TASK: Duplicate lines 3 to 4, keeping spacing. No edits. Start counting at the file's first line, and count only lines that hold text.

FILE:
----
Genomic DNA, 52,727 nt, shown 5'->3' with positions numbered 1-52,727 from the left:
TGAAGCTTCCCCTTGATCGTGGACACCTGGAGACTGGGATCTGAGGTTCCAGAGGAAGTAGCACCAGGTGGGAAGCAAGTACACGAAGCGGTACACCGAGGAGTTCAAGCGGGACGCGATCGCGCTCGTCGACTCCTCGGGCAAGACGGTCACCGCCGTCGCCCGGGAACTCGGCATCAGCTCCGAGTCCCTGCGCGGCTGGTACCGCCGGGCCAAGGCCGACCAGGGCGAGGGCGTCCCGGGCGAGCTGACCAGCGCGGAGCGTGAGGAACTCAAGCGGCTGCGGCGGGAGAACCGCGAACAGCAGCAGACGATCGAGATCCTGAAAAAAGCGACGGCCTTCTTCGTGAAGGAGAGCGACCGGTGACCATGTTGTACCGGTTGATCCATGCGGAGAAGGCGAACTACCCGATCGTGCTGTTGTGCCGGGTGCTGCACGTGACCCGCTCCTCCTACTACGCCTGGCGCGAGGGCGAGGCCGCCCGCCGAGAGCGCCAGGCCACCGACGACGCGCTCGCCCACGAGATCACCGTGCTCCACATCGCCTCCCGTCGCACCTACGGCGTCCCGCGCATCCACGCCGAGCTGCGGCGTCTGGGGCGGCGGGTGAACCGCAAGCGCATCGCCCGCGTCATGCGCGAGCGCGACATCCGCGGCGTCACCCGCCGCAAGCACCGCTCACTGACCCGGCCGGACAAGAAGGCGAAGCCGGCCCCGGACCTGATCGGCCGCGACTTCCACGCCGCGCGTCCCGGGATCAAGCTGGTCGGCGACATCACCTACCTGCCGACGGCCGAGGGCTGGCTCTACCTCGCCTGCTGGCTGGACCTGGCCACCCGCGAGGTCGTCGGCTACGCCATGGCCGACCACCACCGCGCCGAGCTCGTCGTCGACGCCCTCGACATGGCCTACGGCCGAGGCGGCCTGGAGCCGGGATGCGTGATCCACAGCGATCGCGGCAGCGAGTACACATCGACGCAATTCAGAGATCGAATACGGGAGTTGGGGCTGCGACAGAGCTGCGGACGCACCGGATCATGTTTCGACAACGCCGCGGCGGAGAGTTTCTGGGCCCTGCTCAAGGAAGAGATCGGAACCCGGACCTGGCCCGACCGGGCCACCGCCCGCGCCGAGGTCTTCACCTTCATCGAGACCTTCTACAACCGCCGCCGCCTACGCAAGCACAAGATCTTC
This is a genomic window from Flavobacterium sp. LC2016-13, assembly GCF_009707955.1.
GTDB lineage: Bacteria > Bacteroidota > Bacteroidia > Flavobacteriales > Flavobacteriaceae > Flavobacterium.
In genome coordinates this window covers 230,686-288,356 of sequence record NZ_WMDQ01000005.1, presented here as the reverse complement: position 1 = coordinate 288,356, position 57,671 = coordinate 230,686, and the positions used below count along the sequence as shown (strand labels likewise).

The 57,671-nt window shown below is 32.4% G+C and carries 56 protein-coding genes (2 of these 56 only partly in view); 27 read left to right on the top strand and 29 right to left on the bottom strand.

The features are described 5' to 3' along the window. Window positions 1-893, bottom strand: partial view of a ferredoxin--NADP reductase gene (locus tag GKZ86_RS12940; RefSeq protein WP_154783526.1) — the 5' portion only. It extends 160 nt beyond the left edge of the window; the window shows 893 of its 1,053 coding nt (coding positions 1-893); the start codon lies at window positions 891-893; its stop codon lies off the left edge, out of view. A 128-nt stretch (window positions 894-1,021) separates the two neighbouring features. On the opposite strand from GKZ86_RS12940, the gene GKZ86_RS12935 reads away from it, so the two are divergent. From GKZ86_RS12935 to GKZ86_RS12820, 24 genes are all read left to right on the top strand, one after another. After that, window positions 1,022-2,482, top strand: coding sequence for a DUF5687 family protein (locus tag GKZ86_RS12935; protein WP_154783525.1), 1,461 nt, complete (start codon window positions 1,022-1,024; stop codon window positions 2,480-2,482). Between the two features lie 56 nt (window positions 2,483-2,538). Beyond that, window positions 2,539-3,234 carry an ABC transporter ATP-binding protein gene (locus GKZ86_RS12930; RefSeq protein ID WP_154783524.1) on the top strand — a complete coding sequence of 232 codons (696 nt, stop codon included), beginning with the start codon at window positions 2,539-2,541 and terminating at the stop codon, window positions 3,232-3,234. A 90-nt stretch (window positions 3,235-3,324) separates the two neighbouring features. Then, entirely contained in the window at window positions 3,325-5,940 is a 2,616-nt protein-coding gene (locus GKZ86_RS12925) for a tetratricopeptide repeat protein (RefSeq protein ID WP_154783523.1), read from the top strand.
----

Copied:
This is a genomic window from Flavobacterium sp. LC2016-13, assembly GCF_009707955.1.
GTDB lineage: Bacteria > Bacteroidota > Bacteroidia > Flavobacteriales > Flavobacteriaceae > Flavobacterium.